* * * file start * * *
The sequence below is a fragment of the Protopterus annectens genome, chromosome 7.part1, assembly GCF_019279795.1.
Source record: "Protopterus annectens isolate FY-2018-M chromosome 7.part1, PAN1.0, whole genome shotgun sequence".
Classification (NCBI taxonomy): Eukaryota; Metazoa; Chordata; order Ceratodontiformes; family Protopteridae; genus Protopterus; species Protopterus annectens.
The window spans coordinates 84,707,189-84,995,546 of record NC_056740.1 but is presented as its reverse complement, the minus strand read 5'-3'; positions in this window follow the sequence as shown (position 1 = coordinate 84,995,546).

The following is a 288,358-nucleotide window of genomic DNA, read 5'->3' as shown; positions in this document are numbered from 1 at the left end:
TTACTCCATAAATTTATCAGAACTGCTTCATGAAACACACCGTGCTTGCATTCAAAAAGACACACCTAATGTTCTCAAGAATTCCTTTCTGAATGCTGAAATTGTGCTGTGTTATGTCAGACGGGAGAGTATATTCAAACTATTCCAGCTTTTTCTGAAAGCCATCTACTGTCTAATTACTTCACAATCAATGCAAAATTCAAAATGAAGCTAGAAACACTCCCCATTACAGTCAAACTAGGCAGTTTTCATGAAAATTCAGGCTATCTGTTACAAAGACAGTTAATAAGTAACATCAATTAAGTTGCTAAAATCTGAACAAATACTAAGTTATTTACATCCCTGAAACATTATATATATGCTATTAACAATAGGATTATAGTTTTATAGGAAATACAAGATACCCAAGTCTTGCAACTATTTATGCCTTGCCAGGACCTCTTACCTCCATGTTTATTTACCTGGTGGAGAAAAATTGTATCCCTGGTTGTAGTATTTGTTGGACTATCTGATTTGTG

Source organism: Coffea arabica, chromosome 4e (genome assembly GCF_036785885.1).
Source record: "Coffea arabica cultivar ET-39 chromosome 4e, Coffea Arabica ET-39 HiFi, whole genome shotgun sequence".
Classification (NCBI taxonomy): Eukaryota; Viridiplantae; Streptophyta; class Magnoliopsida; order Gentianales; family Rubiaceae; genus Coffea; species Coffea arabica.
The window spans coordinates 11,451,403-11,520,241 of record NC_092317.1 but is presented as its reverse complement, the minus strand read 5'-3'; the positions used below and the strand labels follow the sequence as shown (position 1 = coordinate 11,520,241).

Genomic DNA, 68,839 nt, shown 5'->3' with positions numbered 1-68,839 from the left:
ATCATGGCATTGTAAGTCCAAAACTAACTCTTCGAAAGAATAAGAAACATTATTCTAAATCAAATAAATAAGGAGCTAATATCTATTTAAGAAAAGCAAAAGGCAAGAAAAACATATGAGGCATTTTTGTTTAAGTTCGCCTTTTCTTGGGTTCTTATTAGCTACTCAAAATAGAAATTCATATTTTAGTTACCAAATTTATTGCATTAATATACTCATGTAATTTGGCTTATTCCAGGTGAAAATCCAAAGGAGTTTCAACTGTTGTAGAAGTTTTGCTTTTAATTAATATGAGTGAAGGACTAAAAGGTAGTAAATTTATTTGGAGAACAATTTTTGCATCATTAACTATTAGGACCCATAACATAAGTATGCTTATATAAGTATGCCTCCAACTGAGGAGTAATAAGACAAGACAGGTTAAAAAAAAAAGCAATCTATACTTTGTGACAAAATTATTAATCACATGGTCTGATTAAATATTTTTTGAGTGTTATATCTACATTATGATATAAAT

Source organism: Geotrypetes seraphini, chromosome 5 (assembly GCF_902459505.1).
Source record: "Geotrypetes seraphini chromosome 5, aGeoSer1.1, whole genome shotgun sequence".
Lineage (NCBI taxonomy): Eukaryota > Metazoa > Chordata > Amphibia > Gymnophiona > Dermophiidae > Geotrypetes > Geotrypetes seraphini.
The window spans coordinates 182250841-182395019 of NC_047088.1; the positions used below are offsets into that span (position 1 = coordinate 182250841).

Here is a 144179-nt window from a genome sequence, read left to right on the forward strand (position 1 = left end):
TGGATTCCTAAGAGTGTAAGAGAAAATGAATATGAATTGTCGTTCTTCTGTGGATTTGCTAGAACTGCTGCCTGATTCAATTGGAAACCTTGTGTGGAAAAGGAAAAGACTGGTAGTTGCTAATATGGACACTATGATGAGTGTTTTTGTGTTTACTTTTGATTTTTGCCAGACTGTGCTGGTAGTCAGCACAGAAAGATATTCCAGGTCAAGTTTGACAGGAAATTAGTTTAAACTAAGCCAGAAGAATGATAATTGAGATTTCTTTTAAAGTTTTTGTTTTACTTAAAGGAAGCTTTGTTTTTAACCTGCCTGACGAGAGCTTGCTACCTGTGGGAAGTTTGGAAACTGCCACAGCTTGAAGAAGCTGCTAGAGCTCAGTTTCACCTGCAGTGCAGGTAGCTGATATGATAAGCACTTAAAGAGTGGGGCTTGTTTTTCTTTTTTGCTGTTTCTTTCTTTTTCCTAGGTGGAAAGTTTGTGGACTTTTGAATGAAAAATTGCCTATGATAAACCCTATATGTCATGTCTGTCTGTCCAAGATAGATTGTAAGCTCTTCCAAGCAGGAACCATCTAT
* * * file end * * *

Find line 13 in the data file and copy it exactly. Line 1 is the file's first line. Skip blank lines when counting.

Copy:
Source organism: Geotrypetes seraphini, chromosome 5 (assembly GCF_902459505.1).